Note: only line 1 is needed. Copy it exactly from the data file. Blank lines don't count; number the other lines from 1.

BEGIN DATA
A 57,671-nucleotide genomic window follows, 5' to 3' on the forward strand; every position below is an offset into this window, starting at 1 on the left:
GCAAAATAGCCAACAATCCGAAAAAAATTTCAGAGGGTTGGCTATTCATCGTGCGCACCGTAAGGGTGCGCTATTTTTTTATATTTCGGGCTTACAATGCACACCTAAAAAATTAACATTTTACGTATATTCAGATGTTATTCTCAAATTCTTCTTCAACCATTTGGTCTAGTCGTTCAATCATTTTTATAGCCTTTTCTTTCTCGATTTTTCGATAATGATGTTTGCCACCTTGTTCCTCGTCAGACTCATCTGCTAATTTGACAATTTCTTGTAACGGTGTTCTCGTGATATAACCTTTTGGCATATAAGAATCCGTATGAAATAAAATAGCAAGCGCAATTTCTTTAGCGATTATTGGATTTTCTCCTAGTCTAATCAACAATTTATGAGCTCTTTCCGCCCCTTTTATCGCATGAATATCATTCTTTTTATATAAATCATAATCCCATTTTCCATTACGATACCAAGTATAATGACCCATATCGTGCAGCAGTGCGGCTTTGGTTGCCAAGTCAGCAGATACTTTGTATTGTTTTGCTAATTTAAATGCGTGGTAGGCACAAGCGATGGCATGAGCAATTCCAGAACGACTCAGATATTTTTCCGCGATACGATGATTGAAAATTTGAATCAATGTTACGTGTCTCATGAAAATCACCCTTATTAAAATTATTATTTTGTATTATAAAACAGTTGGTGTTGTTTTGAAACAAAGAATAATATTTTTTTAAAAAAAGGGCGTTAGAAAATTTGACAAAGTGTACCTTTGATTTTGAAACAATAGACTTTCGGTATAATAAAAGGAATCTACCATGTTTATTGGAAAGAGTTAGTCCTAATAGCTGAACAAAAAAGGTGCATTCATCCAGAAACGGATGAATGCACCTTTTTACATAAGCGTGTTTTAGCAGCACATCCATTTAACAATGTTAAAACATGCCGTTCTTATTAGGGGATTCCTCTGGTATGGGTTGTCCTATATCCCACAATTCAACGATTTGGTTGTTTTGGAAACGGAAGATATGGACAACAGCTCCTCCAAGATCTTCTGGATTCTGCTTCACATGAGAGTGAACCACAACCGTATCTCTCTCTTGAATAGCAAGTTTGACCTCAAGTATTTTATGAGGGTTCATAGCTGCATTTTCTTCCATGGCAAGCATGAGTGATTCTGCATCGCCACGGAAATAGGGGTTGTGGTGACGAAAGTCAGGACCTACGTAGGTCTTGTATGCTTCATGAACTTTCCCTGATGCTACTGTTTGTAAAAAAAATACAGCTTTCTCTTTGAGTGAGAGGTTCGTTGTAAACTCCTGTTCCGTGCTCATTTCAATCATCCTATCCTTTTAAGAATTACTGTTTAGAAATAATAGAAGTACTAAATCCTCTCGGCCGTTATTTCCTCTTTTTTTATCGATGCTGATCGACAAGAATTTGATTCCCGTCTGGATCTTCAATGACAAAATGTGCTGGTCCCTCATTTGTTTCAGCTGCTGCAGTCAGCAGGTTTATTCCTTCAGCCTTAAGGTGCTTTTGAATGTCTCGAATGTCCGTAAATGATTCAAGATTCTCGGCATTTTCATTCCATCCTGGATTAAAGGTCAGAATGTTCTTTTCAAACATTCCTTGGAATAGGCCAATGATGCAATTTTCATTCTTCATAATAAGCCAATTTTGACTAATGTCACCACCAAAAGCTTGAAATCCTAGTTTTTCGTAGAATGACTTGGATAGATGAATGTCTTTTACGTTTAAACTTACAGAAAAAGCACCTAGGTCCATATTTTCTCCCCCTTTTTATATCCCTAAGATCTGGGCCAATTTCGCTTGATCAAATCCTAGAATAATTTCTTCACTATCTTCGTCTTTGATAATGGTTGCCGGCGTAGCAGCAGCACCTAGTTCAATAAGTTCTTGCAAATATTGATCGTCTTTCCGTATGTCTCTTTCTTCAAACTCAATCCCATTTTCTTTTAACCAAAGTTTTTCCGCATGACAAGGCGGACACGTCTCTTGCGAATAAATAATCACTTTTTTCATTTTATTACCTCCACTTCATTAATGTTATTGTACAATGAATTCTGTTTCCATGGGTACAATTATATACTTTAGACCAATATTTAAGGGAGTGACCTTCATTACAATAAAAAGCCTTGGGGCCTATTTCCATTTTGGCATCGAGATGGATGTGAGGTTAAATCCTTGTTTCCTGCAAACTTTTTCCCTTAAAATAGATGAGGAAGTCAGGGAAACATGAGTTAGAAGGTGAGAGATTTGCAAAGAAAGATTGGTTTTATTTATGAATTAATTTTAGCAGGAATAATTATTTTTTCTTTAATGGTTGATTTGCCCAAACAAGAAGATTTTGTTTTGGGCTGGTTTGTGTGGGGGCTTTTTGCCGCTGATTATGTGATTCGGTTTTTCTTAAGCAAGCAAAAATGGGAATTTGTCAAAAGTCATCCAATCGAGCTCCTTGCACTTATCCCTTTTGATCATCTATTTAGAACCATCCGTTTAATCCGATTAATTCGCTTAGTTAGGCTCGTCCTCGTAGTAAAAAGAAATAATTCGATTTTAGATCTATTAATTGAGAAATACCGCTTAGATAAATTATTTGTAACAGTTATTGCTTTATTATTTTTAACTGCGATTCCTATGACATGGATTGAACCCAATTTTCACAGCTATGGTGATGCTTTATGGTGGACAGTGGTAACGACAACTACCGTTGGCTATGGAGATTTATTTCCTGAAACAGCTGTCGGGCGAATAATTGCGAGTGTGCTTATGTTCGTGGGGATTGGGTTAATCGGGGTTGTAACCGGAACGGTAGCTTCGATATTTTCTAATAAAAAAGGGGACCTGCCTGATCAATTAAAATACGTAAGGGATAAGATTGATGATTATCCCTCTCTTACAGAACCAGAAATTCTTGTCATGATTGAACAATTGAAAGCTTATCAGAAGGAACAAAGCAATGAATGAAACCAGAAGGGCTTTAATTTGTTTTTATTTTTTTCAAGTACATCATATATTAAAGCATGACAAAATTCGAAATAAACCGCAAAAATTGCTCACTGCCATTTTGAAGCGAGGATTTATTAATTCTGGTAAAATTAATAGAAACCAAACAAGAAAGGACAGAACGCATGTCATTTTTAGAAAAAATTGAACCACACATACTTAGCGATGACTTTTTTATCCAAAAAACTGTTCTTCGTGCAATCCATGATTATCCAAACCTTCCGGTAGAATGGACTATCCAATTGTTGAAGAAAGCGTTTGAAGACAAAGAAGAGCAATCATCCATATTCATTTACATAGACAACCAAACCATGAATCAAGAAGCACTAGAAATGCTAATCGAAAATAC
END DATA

A 57,671-nucleotide genomic window follows, 5' to 3' on the forward strand; every position below is an offset into this window, starting at 1 on the left: